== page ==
It was also at this point in the story, when Bea turned up, that it crossed Maitlis’s mind that Andrew was possibly “doing it for her” – trying to clear the family name so that his reported digressions wouldn’t get in the way of Beatrice’s and sister Eugenie’s future happiness and success. We do know that Andrew dearly hoped that his daughters could become “working royals”, despite Charles’s reluctance; they could not possibly do that if daddy (as well as mummy) was disgraced.
If Andrew was acting for his daughters, then it was the Newsnight interview, rather than the way he took his time over ditching his friendship with Epstein, that was the “honourable” thing. Arguably. Foolish and counterproductive, and enormously risky as it turned out, on this reading he did the interview in a spirit of paternal loyalty. The fact that it made matters infinitely worse doesn’t affect the possibility of a noble motive. But, as we all know, it did make matters worse. His own lawyer was totally opposed to it and says he still doesn’t understand why he did it; on the other side of the Atlantic, and of the legal case, Virginia Giuffre’s attorney recalls her delight when Andrew handed them a series of “easily disprovable”, and implausible, assertions.
The deeper origins of Andrew’s downfall are explored through the archive-rich biographical material that pads out the various witness statements, reconstructions and short clips from the interview itself. Andrew was, by common consent, his mother’s favourite. He was so spoiled he got a hand-made one-off baby James Bond pedal car made for him by Aston Martin when he was five, costing £4,000 (about £63,000 now). No one ever said “no” to him. He mistook sycophancy for respect. He had a touch of his father’s overbearing self-assurance about him, and thought he’d be able to defuse the troublesome allegations, at that point far from overwhelming him. Maybe it was for the sake of his family, and himself, and there’s also a hint that he had something to prove to his elder brother, and to put the then future king in his debt for clearing up the Epstein mess that he, Andrew, had created.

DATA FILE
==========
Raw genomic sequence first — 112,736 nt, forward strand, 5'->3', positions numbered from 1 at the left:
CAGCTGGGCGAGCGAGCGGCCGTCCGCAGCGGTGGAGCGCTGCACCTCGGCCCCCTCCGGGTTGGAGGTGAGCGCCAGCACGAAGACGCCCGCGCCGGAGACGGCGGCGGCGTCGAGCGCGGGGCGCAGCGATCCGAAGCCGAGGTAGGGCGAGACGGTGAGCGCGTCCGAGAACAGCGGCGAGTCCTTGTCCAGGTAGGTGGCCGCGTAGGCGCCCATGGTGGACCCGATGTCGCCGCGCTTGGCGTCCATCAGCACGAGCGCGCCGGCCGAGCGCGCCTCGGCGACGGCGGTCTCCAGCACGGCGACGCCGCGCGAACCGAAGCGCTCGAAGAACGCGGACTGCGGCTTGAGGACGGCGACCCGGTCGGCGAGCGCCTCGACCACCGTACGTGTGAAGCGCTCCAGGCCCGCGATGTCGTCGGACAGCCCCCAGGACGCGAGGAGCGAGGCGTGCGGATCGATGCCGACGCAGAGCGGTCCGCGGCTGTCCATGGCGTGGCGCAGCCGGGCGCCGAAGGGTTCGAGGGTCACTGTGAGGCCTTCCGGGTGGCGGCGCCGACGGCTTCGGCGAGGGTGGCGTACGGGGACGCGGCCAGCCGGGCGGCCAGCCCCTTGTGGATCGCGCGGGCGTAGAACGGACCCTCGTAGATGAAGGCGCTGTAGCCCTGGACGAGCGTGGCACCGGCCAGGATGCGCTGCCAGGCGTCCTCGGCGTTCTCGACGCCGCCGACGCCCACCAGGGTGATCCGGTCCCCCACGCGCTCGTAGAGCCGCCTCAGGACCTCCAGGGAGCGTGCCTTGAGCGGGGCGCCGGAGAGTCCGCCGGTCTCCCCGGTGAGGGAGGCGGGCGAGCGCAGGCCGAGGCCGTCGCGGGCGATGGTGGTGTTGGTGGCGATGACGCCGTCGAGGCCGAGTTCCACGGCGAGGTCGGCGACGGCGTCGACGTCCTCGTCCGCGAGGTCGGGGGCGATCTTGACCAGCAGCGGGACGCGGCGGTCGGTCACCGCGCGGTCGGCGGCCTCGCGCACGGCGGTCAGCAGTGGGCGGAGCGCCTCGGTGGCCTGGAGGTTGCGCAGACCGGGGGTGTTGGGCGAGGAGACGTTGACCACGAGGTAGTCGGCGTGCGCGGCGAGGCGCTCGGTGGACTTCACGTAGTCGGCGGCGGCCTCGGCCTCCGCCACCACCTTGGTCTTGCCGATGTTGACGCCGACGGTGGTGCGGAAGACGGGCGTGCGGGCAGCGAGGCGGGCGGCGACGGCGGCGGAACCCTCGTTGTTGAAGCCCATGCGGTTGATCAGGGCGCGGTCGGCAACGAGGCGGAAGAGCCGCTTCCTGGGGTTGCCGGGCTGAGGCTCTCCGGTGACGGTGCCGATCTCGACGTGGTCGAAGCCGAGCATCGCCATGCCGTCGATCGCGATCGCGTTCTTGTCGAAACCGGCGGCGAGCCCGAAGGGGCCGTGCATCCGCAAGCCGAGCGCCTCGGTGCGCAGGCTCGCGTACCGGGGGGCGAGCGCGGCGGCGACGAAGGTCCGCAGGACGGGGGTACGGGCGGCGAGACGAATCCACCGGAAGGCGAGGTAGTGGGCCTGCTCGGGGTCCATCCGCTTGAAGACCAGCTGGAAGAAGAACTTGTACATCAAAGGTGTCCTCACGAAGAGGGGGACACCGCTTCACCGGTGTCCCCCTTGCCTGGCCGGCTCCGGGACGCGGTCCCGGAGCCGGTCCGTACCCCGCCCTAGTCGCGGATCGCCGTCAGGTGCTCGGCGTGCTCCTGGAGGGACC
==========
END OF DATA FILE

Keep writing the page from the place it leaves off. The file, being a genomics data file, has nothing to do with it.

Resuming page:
As we see in the historical sections of the two-parter, the public had affectionately feted the prince for years as "Randy Andy", the Falklands war hero. He seemed a more attractive version of his soppy elder brother, including to the Queen and Prince Philip, and Andrew, UK trade envoy, was accustomed to thinking himself a popular, persuasive dealmaker. Fearful he’d lose in a court of law, he used Newsnight to get the case transferred to the court of public opinion, and the accusations dismissed. Instead, he cast an unsympathetic figure trying to pitch a series of alibis that merely invited scepticism and mockery. It wasn’t that he thought Maitlis would be a soft touch he could flirt with, as we see him doing with Selina Scott on a talk show in 1985; it was because he thought that even as able a journalist as Maitlis wouldn’t get the better of him. We also see just how easily Epstein manipulated him, even as he thought he was using Epstein. The Duke was a dupe.
Or at least that is how it all seems from the outside and at this distance. How it really seemed from the prince’s point of view back in 2019 and before we will never know. Perhaps neither will he; Andrew too may not fully understand how he ended up in Epstein’s orbit, and subsequently blundered into what one US network called a "plane crashing into an oil tanker causing a tsunami" category of a car-crash interview. At any rate, this is the nearest we will likely ever get to Maitlis-Andrew: The Sequel.